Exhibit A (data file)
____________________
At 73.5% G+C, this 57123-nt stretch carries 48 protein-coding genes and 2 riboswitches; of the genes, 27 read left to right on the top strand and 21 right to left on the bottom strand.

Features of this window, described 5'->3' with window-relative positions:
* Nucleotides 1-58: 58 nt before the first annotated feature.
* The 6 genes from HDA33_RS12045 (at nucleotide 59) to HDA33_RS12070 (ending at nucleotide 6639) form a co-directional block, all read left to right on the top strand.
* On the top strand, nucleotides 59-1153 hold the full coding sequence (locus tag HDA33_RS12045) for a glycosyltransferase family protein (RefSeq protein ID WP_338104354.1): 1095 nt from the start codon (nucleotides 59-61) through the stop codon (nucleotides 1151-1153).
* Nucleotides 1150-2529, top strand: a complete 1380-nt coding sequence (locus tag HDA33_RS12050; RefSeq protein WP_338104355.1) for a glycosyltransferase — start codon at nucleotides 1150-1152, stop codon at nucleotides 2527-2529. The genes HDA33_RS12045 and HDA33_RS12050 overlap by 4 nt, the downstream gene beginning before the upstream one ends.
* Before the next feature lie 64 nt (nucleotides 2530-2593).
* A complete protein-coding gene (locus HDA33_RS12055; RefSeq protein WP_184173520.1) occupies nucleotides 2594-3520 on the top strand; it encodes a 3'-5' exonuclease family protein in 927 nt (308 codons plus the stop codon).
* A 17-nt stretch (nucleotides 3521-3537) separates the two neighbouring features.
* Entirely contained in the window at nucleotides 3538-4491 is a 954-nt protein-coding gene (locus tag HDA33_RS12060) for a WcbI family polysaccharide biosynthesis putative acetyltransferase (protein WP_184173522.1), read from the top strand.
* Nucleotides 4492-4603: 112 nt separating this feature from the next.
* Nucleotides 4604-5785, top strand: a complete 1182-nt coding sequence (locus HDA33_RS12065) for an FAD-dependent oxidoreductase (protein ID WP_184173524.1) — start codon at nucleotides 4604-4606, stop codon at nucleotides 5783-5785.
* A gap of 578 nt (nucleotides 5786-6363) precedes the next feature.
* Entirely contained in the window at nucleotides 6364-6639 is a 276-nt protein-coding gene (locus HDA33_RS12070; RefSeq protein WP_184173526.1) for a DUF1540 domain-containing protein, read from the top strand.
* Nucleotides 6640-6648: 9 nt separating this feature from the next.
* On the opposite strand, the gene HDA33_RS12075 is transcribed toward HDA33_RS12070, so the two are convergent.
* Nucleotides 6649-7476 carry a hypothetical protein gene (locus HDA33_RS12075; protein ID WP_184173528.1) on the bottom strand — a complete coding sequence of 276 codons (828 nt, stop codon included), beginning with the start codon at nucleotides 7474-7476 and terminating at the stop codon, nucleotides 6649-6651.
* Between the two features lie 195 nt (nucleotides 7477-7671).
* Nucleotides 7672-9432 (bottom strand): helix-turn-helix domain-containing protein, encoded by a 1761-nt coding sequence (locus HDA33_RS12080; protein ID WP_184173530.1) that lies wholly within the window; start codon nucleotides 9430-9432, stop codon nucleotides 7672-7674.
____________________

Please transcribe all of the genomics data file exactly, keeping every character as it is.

At 73.5% G+C, this 57123-nt stretch carries 48 protein-coding genes and 2 riboswitches; of the genes, 27 read left to right on the top strand and 21 right to left on the bottom strand.

Features of this window, described 5'->3' with window-relative positions:
* Nucleotides 1-58: 58 nt before the first annotated feature.
* The 6 genes from HDA33_RS12045 (at nucleotide 59) to HDA33_RS12070 (ending at nucleotide 6639) form a co-directional block, all read left to right on the top strand.
* On the top strand, nucleotides 59-1153 hold the full coding sequence (locus tag HDA33_RS12045) for a glycosyltransferase family protein (RefSeq protein ID WP_338104354.1): 1095 nt from the start codon (nucleotides 59-61) through the stop codon (nucleotides 1151-1153).
* Nucleotides 1150-2529, top strand: a complete 1380-nt coding sequence (locus tag HDA33_RS12050; RefSeq protein WP_338104355.1) for a glycosyltransferase — start codon at nucleotides 1150-1152, stop codon at nucleotides 2527-2529. The genes HDA33_RS12045 and HDA33_RS12050 overlap by 4 nt, the downstream gene beginning before the upstream one ends.
* Before the next feature lie 64 nt (nucleotides 2530-2593).
* A complete protein-coding gene (locus HDA33_RS12055; RefSeq protein WP_184173520.1) occupies nucleotides 2594-3520 on the top strand; it encodes a 3'-5' exonuclease family protein in 927 nt (308 codons plus the stop codon).
* A 17-nt stretch (nucleotides 3521-3537) separates the two neighbouring features.
* Entirely contained in the window at nucleotides 3538-4491 is a 954-nt protein-coding gene (locus tag HDA33_RS12060) for a WcbI family polysaccharide biosynthesis putative acetyltransferase (protein WP_184173522.1), read from the top strand.
* Nucleotides 4492-4603: 112 nt separating this feature from the next.
* Nucleotides 4604-5785, top strand: a complete 1182-nt coding sequence (locus HDA33_RS12065) for an FAD-dependent oxidoreductase (protein ID WP_184173524.1) — start codon at nucleotides 4604-4606, stop codon at nucleotides 5783-5785.
* A gap of 578 nt (nucleotides 5786-6363) precedes the next feature.
* Entirely contained in the window at nucleotides 6364-6639 is a 276-nt protein-coding gene (locus HDA33_RS12070; RefSeq protein WP_184173526.1) for a DUF1540 domain-containing protein, read from the top strand.
* Nucleotides 6640-6648: 9 nt separating this feature from the next.
* On the opposite strand, the gene HDA33_RS12075 is transcribed toward HDA33_RS12070, so the two are convergent.
* Nucleotides 6649-7476 carry a hypothetical protein gene (locus HDA33_RS12075; protein ID WP_184173528.1) on the bottom strand — a complete coding sequence of 276 codons (828 nt, stop codon included), beginning with the start codon at nucleotides 7474-7476 and terminating at the stop codon, nucleotides 6649-6651.
* Between the two features lie 195 nt (nucleotides 7477-7671).
* Nucleotides 7672-9432 (bottom strand): helix-turn-helix domain-containing protein, encoded by a 1761-nt coding sequence (locus HDA33_RS12080; protein ID WP_184173530.1) that lies wholly within the window; start codon nucleotides 9430-9432, stop codon nucleotides 7672-7674.